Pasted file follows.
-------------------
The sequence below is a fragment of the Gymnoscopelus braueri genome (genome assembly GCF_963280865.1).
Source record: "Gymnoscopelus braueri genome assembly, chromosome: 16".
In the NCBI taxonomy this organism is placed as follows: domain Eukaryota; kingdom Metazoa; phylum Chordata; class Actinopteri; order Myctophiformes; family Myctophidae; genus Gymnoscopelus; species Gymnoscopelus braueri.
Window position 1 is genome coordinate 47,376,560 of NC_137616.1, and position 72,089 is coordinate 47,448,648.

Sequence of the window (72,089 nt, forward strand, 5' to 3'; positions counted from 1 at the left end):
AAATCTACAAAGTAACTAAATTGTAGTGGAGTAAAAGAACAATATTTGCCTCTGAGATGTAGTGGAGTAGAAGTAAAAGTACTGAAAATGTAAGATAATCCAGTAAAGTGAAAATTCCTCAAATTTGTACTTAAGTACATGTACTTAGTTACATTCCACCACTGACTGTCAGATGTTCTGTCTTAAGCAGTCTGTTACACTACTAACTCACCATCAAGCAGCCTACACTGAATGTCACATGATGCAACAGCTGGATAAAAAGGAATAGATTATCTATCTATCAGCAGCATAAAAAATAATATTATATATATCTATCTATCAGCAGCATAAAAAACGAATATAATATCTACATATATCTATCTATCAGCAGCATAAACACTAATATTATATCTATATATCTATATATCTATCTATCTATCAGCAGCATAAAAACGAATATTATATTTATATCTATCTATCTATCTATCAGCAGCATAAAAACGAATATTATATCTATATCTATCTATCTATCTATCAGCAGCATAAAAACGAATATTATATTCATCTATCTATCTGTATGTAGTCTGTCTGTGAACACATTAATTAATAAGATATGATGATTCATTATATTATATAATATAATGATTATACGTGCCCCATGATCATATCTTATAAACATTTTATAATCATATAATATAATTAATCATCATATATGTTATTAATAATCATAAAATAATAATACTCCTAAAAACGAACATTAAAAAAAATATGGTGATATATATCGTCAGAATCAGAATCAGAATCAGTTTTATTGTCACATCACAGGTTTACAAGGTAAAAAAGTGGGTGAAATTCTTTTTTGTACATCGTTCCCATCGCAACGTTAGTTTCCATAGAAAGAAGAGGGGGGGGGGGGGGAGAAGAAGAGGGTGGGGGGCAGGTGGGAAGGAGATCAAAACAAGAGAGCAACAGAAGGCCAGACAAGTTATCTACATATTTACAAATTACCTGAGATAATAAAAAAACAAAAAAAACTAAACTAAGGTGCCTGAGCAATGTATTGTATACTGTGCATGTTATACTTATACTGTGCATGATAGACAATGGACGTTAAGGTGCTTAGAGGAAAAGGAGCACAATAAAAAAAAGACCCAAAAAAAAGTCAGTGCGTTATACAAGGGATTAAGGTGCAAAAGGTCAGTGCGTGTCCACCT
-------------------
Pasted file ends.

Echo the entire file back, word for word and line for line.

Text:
The sequence below is a fragment of the Gymnoscopelus braueri genome (genome assembly GCF_963280865.1).
Source record: "Gymnoscopelus braueri genome assembly, chromosome: 16".
In the NCBI taxonomy this organism is placed as follows: domain Eukaryota; kingdom Metazoa; phylum Chordata; class Actinopteri; order Myctophiformes; family Myctophidae; genus Gymnoscopelus; species Gymnoscopelus braueri.
Window position 1 is genome coordinate 47,376,560 of NC_137616.1, and position 72,089 is coordinate 47,448,648.

Sequence of the window (72,089 nt, forward strand, 5' to 3'; positions counted from 1 at the left end):
AAATCTACAAAGTAACTAAATTGTAGTGGAGTAAAAGAACAATATTTGCCTCTGAGATGTAGTGGAGTAGAAGTAAAAGTACTGAAAATGTAAGATAATCCAGTAAAGTGAAAATTCCTCAAATTTGTACTTAAGTACATGTACTTAGTTACATTCCACCACTGACTGTCAGATGTTCTGTCTTAAGCAGTCTGTTACACTACTAACTCACCATCAAGCAGCCTACACTGAATGTCACATGATGCAACAGCTGGATAAAAAGGAATAGATTATCTATCTATCAGCAGCATAAAAAATAATATTATATATATCTATCTATCAGCAGCATAAAAAACGAATATAATATCTACATATATCTATCTATCAGCAGCATAAACACTAATATTATATCTATATATCTATATATCTATCTATCTATCAGCAGCATAAAAACGAATATTATATTTATATCTATCTATCTATCTATCAGCAGCATAAAAACGAATATTATATCTATATCTATCTATCTATCTATCAGCAGCATAAAAACGAATATTATATTCATCTATCTATCTGTATGTAGTCTGTCTGTGAACACATTAATTAATAAGATATGATGATTCATTATATTATATAATATAATGATTATACGTGCCCCATGATCATATCTTATAAACATTTTATAATCATATAATATAATTAATCATCATATATGTTATTAATAATCATAAAATAATAATACTCCTAAAAACGAACATTAAAAAAAATATGGTGATATATATCGTCAGAATCAGAATCAGAATCAGTTTTATTGTCACATCACAGGTTTACAAGGTAAAAAAGTGGGTGAAATTCTTTTTTGTACATCGTTCCCATCGCAACGTTAGTTTCCATAGAAAGAAGAGGGGGGGGGGGGGGAGAAGAAGAGGGTGGGGGGCAGGTGGGAAGGAGATCAAAACAAGAGAGCAACAGAAGGCCAGACAAGTTATCTACATATTTACAAATTACCTGAGATAATAAAAAAACAAAAAAAACTAAACTAAGGTGCCTGAGCAATGTATTGTATACTGTGCATGTTATACTTATACTGTGCATGATAGACAATGGACGTTAAGGTGCTTAGAGGAAAAGGAGCACAATAAAAAAAAGACCCAAAAAAAAGTCAGTGCGTTATACAAGGGATTAAGGTGCAAAAGGTCAGTGCGTGTCCACCT